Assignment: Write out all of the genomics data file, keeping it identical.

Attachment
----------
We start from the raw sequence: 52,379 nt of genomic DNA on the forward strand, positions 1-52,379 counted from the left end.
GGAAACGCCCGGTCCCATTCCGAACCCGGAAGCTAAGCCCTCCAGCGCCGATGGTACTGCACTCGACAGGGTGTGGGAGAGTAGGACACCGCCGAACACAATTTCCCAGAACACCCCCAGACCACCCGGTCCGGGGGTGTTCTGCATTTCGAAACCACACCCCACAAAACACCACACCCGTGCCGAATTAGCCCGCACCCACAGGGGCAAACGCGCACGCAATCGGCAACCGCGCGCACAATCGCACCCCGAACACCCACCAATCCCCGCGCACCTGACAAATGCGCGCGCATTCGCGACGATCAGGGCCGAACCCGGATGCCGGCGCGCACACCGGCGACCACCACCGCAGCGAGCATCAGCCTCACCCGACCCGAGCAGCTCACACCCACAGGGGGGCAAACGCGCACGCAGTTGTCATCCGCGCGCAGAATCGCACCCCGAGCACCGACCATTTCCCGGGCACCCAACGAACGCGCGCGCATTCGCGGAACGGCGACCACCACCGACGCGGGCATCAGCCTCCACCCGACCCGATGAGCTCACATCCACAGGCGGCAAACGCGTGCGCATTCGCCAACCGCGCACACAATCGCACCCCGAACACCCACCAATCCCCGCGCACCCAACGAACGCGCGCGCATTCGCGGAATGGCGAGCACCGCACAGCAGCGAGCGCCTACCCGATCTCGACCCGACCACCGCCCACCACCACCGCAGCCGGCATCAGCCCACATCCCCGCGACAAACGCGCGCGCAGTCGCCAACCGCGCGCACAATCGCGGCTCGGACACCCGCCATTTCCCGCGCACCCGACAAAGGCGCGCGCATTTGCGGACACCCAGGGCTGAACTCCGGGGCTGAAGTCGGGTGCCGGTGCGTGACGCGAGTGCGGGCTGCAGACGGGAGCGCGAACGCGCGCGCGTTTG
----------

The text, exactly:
We start from the raw sequence: 52,379 nt of genomic DNA on the forward strand, positions 1-52,379 counted from the left end.
GGAAACGCCCGGTCCCATTCCGAACCCGGAAGCTAAGCCCTCCAGCGCCGATGGTACTGCACTCGACAGGGTGTGGGAGAGTAGGACACCGCCGAACACAATTTCCCAGAACACCCCCAGACCACCCGGTCCGGGGGTGTTCTGCATTTCGAAACCACACCCCACAAAACACCACACCCGTGCCGAATTAGCCCGCACCCACAGGGGCAAACGCGCACGCAATCGGCAACCGCGCGCACAATCGCACCCCGAACACCCACCAATCCCCGCGCACCTGACAAATGCGCGCGCATTCGCGACGATCAGGGCCGAACCCGGATGCCGGCGCGCACACCGGCGACCACCACCGCAGCGAGCATCAGCCTCACCCGACCCGAGCAGCTCACACCCACAGGGGGGCAAACGCGCACGCAGTTGTCATCCGCGCGCAGAATCGCACCCCGAGCACCGACCATTTCCCGGGCACCCAACGAACGCGCGCGCATTCGCGGAACGGCGACCACCACCGACGCGGGCATCAGCCTCCACCCGACCCGATGAGCTCACATCCACAGGCGGCAAACGCGTGCGCATTCGCCAACCGCGCACACAATCGCACCCCGAACACCCACCAATCCCCGCGCACCCAACGAACGCGCGCGCATTCGCGGAATGGCGAGCACCGCACAGCAGCGAGCGCCTACCCGATCTCGACCCGACCACCGCCCACCACCACCGCAGCCGGCATCAGCCCACATCCCCGCGACAAACGCGCGCGCAGTCGCCAACCGCGCGCACAATCGCGGCTCGGACACCCGCCATTTCCCGCGCACCCGACAAAGGCGCGCGCATTTGCGGACACCCAGGGCTGAACTCCGGGGCTGAAGTCGGGTGCCGGTGCGTGACGCGAGTGCGGGCTGCAGACGGGAGCGCGAACGCGCGCGCGTTTG